“Child-wife” or “child-bride” was a term used in the late 1800s to describe a young bride in her late teens or early twenties who had little experience in the ways of the world. A child-wife was an innocent, unsure of her footing, and sometimes easily influenced.
Isabella used the term a couple of times in describing some of her characters, but Mrs. Harry Harper is probably her most winning example of a child-wife.
“Mrs. Harry Harper’s Awakening” was a short story Isabella published in 1881. It’s a quick read and on the surface, it’s a simple story of a young woman who blossoms after she unintentionally becomes involved with a ladies’ Christian mission society.
But what makes the story unique is the heroine’s progression from a “child-bride” with no life purpose to a woman who is strong in her faith and determined to live her convictions.
She is introduced to us simply as “Mrs. Harry Harper.” She has no identity of her own outside of her husband’s. In fact, we never learn her Christian name; and even her husband calls her “wife” or “wifey.” Although he says those words with affection, he—like everyone else—doesn’t see her as anything more than an extension of himself.
He leaves her alone every day while he works, and expects her to simply fend for herself in some ladylike way while he takes care of the important business of earning a living. How Mrs. Harry elects to spend her days and how her involvement with a ladies’ mission society impacts all areas of her life illustrates Mrs. Harry’s progression from child-wife to confident worker for Christ.
As with all of Isabella’s stories, “Mrs. Harry Harper’s Awakening” is an allegory that illustrates Christian duty. Mrs. Harry Harper considered herself a Christian and she attended church, but it wasn’t until she began actually working for the Lord that she received the blessings and fulfillment of living the Christian life.
You can read “Mrs. Harry Harper’s Awakening” for free. Just click on the book cover to begin reading now.
6 thoughts on “The Child-Wife; and a New Free Read”
Thanks for the free read. I enjoyed the story but I really really want to know what W.P.B.F.M. means! I’m thinking the FM is for Foreign Missions. I Googled to no avail. Any ideas?
Isabella Alden was a little mysterious about those initials, wasn’t she? It almost seems as if she purposefully kept their meaning hidden when she wrote: “Little Mrs. Harper went over, heart and soul and strength, to the W.P.B.F.M., whatever those letters in their fullness might mean.” I can’t be 100% certain, but based on my research of Isabella’s life, I think the initials stood for Women’s Presbyterian Board of Foreign Missions. Isabella’s husband was ordained as a Presbyterian minister and she was very involved in Presbyterian home and foreign missions. The Women’s Presbyterian Board of Foreign Missions of Northern New York was organized in 1871 (ten years before the story was written) and had societies in four northern New York Presbyteries: Troy, Champlain, Albany, and Columbia. From those societies were 101 Auxiliaries and 119 Bands, which probably had representation in the Johnstown/Gloversville area where Isabella was raised. After her marriage, Isabella and her husband lived in New Hartford, which was also in the same area, before Reverend Alden was assigned a Presbyterian church in Ohio. Although she mentions her mission work only briefly in her memoirs, my guess, based on her novels and stories, is that she was very active in mission work in every city in which she lived.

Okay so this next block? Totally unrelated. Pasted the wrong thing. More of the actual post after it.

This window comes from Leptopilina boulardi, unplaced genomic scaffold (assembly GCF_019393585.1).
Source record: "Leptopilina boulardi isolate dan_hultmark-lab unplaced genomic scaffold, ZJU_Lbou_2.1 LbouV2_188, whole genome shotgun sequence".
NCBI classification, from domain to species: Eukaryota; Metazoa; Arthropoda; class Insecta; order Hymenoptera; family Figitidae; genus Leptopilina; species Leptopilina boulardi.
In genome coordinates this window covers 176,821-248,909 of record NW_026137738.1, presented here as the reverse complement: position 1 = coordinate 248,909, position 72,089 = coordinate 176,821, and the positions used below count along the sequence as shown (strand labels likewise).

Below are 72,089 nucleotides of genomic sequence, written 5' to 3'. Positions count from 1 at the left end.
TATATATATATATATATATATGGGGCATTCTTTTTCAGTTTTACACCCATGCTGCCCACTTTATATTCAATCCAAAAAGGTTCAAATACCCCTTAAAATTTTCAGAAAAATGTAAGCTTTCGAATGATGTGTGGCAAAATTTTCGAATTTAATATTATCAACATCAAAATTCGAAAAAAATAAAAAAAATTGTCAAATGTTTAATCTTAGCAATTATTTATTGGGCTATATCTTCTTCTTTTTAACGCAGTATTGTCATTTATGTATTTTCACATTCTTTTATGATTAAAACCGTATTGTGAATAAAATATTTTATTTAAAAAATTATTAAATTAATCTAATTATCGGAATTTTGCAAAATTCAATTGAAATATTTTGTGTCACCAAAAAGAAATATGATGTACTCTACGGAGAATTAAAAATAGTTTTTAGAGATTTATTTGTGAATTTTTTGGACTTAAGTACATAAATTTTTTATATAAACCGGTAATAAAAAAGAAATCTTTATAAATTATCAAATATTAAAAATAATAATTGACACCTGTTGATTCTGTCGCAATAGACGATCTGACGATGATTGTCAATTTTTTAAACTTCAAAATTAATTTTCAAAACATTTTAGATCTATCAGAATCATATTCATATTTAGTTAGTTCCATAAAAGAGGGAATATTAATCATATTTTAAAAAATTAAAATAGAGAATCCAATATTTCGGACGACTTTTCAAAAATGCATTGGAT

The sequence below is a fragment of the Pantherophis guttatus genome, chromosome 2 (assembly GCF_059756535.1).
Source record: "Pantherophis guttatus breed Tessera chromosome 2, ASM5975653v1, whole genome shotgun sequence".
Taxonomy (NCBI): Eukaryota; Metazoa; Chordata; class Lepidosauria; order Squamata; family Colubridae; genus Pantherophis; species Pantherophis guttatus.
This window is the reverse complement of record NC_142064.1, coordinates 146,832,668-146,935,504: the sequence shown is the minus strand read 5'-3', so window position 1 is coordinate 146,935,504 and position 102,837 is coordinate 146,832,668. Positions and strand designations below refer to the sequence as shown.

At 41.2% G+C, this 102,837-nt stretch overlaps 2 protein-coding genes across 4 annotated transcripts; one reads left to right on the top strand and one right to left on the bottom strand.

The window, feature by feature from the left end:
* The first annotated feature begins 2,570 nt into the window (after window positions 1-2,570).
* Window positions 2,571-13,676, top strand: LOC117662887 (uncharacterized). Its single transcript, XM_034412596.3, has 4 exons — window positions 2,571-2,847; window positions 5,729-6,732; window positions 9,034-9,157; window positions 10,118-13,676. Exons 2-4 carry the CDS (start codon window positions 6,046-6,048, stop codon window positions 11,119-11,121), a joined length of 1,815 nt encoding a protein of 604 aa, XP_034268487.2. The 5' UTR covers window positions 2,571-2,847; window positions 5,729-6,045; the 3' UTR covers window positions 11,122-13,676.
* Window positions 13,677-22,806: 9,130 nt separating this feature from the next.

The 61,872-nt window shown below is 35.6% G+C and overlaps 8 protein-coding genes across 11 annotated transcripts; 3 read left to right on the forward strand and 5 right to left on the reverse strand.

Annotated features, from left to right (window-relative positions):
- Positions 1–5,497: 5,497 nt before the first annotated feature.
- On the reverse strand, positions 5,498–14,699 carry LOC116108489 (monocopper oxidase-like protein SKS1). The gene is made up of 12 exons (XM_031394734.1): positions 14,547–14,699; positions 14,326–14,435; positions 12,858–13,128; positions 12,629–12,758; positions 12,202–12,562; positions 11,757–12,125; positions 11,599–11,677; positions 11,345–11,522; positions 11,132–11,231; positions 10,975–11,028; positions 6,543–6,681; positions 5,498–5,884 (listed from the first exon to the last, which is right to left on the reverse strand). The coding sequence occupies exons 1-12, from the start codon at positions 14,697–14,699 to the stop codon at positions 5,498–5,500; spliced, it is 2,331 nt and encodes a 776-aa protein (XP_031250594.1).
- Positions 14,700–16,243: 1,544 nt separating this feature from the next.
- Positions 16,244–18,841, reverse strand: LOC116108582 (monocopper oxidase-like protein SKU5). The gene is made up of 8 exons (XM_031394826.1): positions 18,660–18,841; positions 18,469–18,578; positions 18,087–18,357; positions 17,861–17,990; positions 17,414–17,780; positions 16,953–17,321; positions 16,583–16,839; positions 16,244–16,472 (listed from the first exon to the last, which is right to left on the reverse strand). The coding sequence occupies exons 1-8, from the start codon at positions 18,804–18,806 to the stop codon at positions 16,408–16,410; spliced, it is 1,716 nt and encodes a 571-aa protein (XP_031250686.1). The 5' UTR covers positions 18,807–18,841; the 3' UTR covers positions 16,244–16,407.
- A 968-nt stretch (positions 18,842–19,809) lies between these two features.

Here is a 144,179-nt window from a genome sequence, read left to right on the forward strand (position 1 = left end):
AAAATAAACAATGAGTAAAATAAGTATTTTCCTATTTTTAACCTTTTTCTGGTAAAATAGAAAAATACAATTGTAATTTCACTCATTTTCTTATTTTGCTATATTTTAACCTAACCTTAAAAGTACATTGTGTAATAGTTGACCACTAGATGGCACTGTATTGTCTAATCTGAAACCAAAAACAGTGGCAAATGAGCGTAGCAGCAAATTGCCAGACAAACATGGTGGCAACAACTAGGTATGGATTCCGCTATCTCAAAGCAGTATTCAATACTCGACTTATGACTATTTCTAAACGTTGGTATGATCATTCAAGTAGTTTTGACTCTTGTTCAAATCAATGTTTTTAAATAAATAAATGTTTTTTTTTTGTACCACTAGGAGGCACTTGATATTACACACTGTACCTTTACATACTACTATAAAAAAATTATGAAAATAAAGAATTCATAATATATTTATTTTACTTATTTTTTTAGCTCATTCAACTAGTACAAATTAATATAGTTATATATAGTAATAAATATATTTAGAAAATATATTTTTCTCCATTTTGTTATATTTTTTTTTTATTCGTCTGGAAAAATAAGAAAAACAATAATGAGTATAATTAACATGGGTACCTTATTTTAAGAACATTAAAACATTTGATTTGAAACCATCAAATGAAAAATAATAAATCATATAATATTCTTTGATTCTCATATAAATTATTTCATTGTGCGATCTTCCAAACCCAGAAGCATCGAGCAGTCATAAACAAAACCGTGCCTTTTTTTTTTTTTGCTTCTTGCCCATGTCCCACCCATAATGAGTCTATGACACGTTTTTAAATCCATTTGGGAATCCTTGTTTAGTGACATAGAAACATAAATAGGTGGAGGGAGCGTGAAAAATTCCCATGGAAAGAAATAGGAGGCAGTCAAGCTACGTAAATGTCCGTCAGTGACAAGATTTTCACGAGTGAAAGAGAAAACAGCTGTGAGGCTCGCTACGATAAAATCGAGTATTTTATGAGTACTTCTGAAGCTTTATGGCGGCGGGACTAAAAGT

Thank you for the info, Jenny. I haven’t read as many Isabella Alden books as I have Grace Livingston Hill but the ones I’ve read do mention missions more than GLH’s do.
I just read this delightful story and wondered the same about the initials. I had just come to my conclusion about what they meant (knowing the family’s involvement with the Presbyterian Church) when I read your reply to the previous comment and was glad that I did not have to remain in suspense very long. I love your site, the free reads, and the books you have published for the Kindle reader. I have purchased every one. It is rather amazing that neither she nor her niece Grace Livingston Hill talked much in detail about missions. Though now I think about it, I remember the avid reading of the missions and home missions magazines in “In the Way” and “Man of the Desert.” And in “Found Treasure,” the young hero of the story was returning from serving on a mission field as a Bible teacher.
How did I miss this one? What a delightful story and so heartfelt. I was worried that MR. wouldn’t support her, but so pleased that they both got on board the Mission Train. I just loved this. Thanks again for taking the time to present these to us! Warmly, Karen
I really enjoyed this story, too. I especially liked watching Mrs. Harper grow as a person and in her faith. So well written! —Jenny